Home / Church and Life / Dr. Kania: On Prayer – Part III
Prayer is one of the important manifestations of the spiritual life / Photo by: Tony D'Amico
Prayer is one of the important manifestations of the spiritual life / Photo by: Tony D'Amico

Dr. Kania: On Prayer – Part III

Dead Souls (B)

Yet that the individual seeks to meditate highlights that within this burgeoning market of meditation, there is an aboriginal element yearning within the most atheistic or agnostic man or woman which understands that they indeed have a spirit – but similarly the individual cannot bring themselves to reach out to a God, due to the layer after layer of cynicism that has been deposited on their soul, telling them that if God exists, why can’t they feel love in the areas in which they reach out for love? Whereas prayer is about a loving communication and relationship with God – meditation is often seen as a tool for relaxation and anxiety relief, a form of therapy. Prayer points toward the other – meditation is about the self; be it recollection, peacefulness or centredness. All these latter benefits of meditation, assuredly can have a spillover effect to a third party, but meditation without God, is therapeutic rather than an act of love. One communicates with whom one loves; the frequency of this loving communication highlights the depth of the relationship – and the importance placed by the individual on the object of their affection. To this end, and with a degree of sardonic wit, Goethe once wrote that the fact that he loved a woman – was really none of her business. Meditation can just as well be no one else’s business, but your own – but prayer is about communicating with the other, and that other is God. Hence it is probably true that one can be ‘spiritual’, without being ‘religious’; because the ‘Spiritual’ is an act of the soul – but the ‘Religious’, a combined act of soul and intellect.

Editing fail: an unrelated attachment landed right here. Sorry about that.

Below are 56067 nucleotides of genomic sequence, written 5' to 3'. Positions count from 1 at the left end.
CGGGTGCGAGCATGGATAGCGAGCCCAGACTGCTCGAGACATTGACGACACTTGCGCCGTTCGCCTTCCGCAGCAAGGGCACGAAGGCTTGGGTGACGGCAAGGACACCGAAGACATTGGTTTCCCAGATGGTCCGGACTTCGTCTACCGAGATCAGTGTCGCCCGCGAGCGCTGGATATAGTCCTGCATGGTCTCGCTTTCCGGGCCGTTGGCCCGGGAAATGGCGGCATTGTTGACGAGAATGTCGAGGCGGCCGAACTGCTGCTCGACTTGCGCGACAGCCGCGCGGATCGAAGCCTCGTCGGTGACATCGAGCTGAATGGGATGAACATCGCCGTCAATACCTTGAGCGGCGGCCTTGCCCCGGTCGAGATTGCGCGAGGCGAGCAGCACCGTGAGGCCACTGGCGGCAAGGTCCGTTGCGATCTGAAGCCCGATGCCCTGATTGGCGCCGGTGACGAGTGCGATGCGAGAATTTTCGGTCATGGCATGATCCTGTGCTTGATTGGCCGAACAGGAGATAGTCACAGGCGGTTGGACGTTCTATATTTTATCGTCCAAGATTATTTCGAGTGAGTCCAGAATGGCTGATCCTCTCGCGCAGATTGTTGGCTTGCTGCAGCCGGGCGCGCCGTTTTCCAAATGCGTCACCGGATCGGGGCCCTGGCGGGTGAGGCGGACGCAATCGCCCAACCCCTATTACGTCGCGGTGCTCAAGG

Read more from Dr. Andrew Thomas Kania:

St. Augustine of Hippo, the author of those famous words that he had prayed as a youth to God for the virtues of chastity and continence, but not too have his prayers answered too promptly, penned other words equally aptly to the youth of our age. Augustine wrote in his Confessions (Chapter XXVII): “Late have I loved Thee, 0 Beauty so ancient and so new; late have I loved Thee! For behold Thou were within me, and I outside; and I sought Thee outside and in my unloveliness fell upon those lovely things that Thou hast made. Thou were with me and I was not with Thee. I was kept from Thee by those things, yet had they not been in Thee, they would not have been at all. Thou didst call and cry to me and break open my deafness: and Thou didst send forth Thy beams and shine upon me and chase away my blindness: Thou didst breathe fragrance upon me, and I drew in my breath and do not pant for Thee: I tasted Thee, and now hunger and thirst for Thee: Thou didst touch me, and I have burned for Thy peace.”  Thus Augustine is clearly warning us not to love the creature above the Creator. If we do not consider the possibility of a Creator, we are forced into loving the here and now, and either having as the end-point that which is finite; either others or ourselves.

If we do not consider the possibility of a Creator, we are forced into loving the here and now, and either having as the end-point that which is finite; either others or ourselves.